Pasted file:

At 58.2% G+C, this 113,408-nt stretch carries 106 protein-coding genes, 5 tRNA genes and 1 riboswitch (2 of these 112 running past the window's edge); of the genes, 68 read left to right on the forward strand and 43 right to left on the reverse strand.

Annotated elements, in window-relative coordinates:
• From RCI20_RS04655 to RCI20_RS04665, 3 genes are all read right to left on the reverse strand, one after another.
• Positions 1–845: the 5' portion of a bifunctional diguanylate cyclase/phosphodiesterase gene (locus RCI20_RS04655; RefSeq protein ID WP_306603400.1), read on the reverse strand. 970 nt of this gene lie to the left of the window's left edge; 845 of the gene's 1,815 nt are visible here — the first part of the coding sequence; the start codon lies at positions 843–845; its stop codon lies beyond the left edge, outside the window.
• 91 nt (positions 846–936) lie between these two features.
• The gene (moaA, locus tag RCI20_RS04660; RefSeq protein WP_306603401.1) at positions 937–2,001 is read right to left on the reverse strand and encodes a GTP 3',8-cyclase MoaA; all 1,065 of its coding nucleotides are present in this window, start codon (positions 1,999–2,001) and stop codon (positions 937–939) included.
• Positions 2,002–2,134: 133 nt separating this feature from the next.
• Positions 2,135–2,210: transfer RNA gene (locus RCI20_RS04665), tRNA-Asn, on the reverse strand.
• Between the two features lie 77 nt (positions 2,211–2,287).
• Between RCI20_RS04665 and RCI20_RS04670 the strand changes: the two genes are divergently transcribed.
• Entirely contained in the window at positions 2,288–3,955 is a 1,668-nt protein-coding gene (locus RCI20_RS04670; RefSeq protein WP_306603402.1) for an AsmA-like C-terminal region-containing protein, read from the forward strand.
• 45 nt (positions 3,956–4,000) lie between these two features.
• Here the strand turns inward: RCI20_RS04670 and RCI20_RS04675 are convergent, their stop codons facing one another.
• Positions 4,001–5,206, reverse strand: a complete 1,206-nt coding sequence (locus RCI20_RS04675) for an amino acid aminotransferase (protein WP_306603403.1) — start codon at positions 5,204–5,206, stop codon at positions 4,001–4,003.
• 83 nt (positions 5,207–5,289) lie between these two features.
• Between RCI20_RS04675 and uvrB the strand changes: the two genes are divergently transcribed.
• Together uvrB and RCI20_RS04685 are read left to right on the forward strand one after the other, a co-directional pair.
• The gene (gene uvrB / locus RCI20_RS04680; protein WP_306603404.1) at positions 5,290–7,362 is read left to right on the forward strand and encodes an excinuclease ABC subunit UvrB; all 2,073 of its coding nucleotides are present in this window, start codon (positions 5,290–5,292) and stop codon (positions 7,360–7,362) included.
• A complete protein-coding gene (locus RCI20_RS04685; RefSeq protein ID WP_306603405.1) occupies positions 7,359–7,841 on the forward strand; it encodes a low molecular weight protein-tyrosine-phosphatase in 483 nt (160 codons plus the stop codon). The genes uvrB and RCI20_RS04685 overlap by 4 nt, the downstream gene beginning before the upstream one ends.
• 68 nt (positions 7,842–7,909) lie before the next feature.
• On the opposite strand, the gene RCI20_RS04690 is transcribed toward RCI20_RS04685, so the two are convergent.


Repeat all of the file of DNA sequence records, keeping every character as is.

At 58.2% G+C, this 113,408-nt stretch carries 106 protein-coding genes, 5 tRNA genes and 1 riboswitch (2 of these 112 running past the window's edge); of the genes, 68 read left to right on the forward strand and 43 right to left on the reverse strand.

Annotated elements, in window-relative coordinates:
• From RCI20_RS04655 to RCI20_RS04665, 3 genes are all read right to left on the reverse strand, one after another.
• Positions 1–845: the 5' portion of a bifunctional diguanylate cyclase/phosphodiesterase gene (locus RCI20_RS04655; RefSeq protein ID WP_306603400.1), read on the reverse strand. 970 nt of this gene lie to the left of the window's left edge; 845 of the gene's 1,815 nt are visible here — the first part of the coding sequence; the start codon lies at positions 843–845; its stop codon lies beyond the left edge, outside the window.
• 91 nt (positions 846–936) lie between these two features.
• The gene (moaA, locus tag RCI20_RS04660; RefSeq protein WP_306603401.1) at positions 937–2,001 is read right to left on the reverse strand and encodes a GTP 3',8-cyclase MoaA; all 1,065 of its coding nucleotides are present in this window, start codon (positions 1,999–2,001) and stop codon (positions 937–939) included.
• Positions 2,002–2,134: 133 nt separating this feature from the next.
• Positions 2,135–2,210: transfer RNA gene (locus RCI20_RS04665), tRNA-Asn, on the reverse strand.
• Between the two features lie 77 nt (positions 2,211–2,287).
• Between RCI20_RS04665 and RCI20_RS04670 the strand changes: the two genes are divergently transcribed.
• Entirely contained in the window at positions 2,288–3,955 is a 1,668-nt protein-coding gene (locus RCI20_RS04670; RefSeq protein WP_306603402.1) for an AsmA-like C-terminal region-containing protein, read from the forward strand.
• 45 nt (positions 3,956–4,000) lie between these two features.
• Here the strand turns inward: RCI20_RS04670 and RCI20_RS04675 are convergent, their stop codons facing one another.
• Positions 4,001–5,206, reverse strand: a complete 1,206-nt coding sequence (locus RCI20_RS04675) for an amino acid aminotransferase (protein WP_306603403.1) — start codon at positions 5,204–5,206, stop codon at positions 4,001–4,003.
• 83 nt (positions 5,207–5,289) lie between these two features.
• Between RCI20_RS04675 and uvrB the strand changes: the two genes are divergently transcribed.
• Together uvrB and RCI20_RS04685 are read left to right on the forward strand one after the other, a co-directional pair.
• The gene (gene uvrB / locus RCI20_RS04680; protein WP_306603404.1) at positions 5,290–7,362 is read left to right on the forward strand and encodes an excinuclease ABC subunit UvrB; all 2,073 of its coding nucleotides are present in this window, start codon (positions 5,290–5,292) and stop codon (positions 7,360–7,362) included.
• A complete protein-coding gene (locus RCI20_RS04685; RefSeq protein ID WP_306603405.1) occupies positions 7,359–7,841 on the forward strand; it encodes a low molecular weight protein-tyrosine-phosphatase in 483 nt (160 codons plus the stop codon). The genes uvrB and RCI20_RS04685 overlap by 4 nt, the downstream gene beginning before the upstream one ends.
• 68 nt (positions 7,842–7,909) lie before the next feature.
• On the opposite strand, the gene RCI20_RS04690 is transcribed toward RCI20_RS04685, so the two are convergent.